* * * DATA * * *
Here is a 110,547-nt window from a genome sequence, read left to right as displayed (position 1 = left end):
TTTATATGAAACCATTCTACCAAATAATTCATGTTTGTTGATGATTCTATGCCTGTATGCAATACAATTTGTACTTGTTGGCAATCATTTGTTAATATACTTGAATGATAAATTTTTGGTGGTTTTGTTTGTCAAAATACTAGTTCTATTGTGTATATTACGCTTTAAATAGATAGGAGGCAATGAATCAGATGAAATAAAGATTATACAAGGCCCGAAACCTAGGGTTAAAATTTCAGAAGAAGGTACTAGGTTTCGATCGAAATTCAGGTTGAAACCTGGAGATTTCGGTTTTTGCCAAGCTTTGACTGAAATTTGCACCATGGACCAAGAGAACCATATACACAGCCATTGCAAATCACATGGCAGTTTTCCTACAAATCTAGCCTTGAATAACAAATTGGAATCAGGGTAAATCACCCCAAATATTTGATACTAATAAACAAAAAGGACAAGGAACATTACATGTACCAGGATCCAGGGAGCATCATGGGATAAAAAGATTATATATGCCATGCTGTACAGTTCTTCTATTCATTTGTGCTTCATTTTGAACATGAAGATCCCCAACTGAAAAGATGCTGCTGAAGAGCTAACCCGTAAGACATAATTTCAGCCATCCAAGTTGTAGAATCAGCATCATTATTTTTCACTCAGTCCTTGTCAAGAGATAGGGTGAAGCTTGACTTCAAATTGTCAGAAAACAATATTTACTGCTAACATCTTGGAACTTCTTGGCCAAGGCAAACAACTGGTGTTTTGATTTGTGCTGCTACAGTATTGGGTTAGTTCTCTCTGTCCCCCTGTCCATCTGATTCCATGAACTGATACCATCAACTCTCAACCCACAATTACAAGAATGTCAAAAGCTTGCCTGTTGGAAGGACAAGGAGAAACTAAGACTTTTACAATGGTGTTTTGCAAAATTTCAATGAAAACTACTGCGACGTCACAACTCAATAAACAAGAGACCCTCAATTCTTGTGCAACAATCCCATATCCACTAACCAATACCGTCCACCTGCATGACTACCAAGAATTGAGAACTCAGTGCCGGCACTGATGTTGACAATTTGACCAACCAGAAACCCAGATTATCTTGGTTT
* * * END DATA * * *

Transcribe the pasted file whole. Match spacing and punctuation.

Here is a 110,547-nt window from a genome sequence, read left to right as displayed (position 1 = left end):
TTTATATGAAACCATTCTACCAAATAATTCATGTTTGTTGATGATTCTATGCCTGTATGCAATACAATTTGTACTTGTTGGCAATCATTTGTTAATATACTTGAATGATAAATTTTTGGTGGTTTTGTTTGTCAAAATACTAGTTCTATTGTGTATATTACGCTTTAAATAGATAGGAGGCAATGAATCAGATGAAATAAAGATTATACAAGGCCCGAAACCTAGGGTTAAAATTTCAGAAGAAGGTACTAGGTTTCGATCGAAATTCAGGTTGAAACCTGGAGATTTCGGTTTTTGCCAAGCTTTGACTGAAATTTGCACCATGGACCAAGAGAACCATATACACAGCCATTGCAAATCACATGGCAGTTTTCCTACAAATCTAGCCTTGAATAACAAATTGGAATCAGGGTAAATCACCCCAAATATTTGATACTAATAAACAAAAAGGACAAGGAACATTACATGTACCAGGATCCAGGGAGCATCATGGGATAAAAAGATTATATATGCCATGCTGTACAGTTCTTCTATTCATTTGTGCTTCATTTTGAACATGAAGATCCCCAACTGAAAAGATGCTGCTGAAGAGCTAACCCGTAAGACATAATTTCAGCCATCCAAGTTGTAGAATCAGCATCATTATTTTTCACTCAGTCCTTGTCAAGAGATAGGGTGAAGCTTGACTTCAAATTGTCAGAAAACAATATTTACTGCTAACATCTTGGAACTTCTTGGCCAAGGCAAACAACTGGTGTTTTGATTTGTGCTGCTACAGTATTGGGTTAGTTCTCTCTGTCCCCCTGTCCATCTGATTCCATGAACTGATACCATCAACTCTCAACCCACAATTACAAGAATGTCAAAAGCTTGCCTGTTGGAAGGACAAGGAGAAACTAAGACTTTTACAATGGTGTTTTGCAAAATTTCAATGAAAACTACTGCGACGTCACAACTCAATAAACAAGAGACCCTCAATTCTTGTGCAACAATCCCATATCCACTAACCAATACCGTCCACCTGCATGACTACCAAGAATTGAGAACTCAGTGCCGGCACTGATGTTGACAATTTGACCAACCAGAAACCCAGATTATCTTGGTTT